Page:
Background and Aims: Gastroparesis is a clinical syndrome characterized by delayed gastric emptying in the absence of mechanical outlet obstruction. Use of the denervated stomach as an esophageal substitute is a common cause of transient gastroparesis. Gastric electrostimulation through a thoracotomy approach has previously been reported to be effective in patients with medically refractory postesophagectomy gastroparesis. We report the first thoracoscopic implant of a gastric neurostimulator. Methods and Results: A 57-year-old woman underwent Ivor Lewis esophagectomy for early stage (T1N0) adenocarcinoma in 2007. She progressively developed progressive dysphagia, regurgitation, and a 29-kg weight loss. The barium swallow study and upper gastrointestinal endoscopy showed a dilated intrathoracic stomach without evidence of mechanical obstruction. Erythromycin and multiple endoscopic dilatations of the pylorus were unsuccessful, and eventually, a feeding jejunostomy was performed. At the time the patient was referred to our outpatient clinic, she was unable to eat and depended on total enteral nutrition. Computed tomography, endoscopy, and barium swallow study confirmed that there was no evidence of recurrent adenocarcinoma or mechanical gastric outlet obstruction. A gastric electrostimulator system (Enterra®) was implanted through a right thoracoscopic access and connected to the gastric conduit. At 6-month follow-up, there was a significant improvement of the total symptom score and quality of life. Conclusions: Electrostimulation of the gastric conduit after esophagectomy can safely be performed through a thoracoscopic approach and may represent a reasonable therapeutic option in patients with symptomatic and medically refractory delayed gastric emptying.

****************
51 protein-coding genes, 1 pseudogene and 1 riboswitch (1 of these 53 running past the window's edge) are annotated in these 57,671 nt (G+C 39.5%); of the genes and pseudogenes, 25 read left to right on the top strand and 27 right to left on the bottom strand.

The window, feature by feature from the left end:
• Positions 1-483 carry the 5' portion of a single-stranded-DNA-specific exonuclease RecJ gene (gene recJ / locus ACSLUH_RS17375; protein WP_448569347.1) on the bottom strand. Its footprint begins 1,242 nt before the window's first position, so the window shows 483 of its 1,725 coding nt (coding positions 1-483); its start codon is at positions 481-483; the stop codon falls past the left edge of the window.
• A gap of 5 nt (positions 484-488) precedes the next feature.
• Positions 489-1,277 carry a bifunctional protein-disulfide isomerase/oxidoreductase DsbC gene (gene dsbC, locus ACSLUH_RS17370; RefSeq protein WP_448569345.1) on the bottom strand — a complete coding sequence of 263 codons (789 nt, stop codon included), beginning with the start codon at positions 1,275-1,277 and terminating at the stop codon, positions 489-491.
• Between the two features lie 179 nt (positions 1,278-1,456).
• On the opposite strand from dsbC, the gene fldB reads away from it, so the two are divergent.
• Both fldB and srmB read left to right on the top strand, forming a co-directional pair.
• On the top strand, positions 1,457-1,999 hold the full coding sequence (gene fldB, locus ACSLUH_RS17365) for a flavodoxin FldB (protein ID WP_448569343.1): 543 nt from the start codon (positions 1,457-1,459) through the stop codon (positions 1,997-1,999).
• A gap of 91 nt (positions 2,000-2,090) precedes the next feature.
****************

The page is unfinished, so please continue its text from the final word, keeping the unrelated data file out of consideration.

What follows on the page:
|Number of pages||3|
|Journal||Journal of Laparoendoscopic and Advanced Surgical Techniques|
|Publication status||Published - Apr 1 2016|
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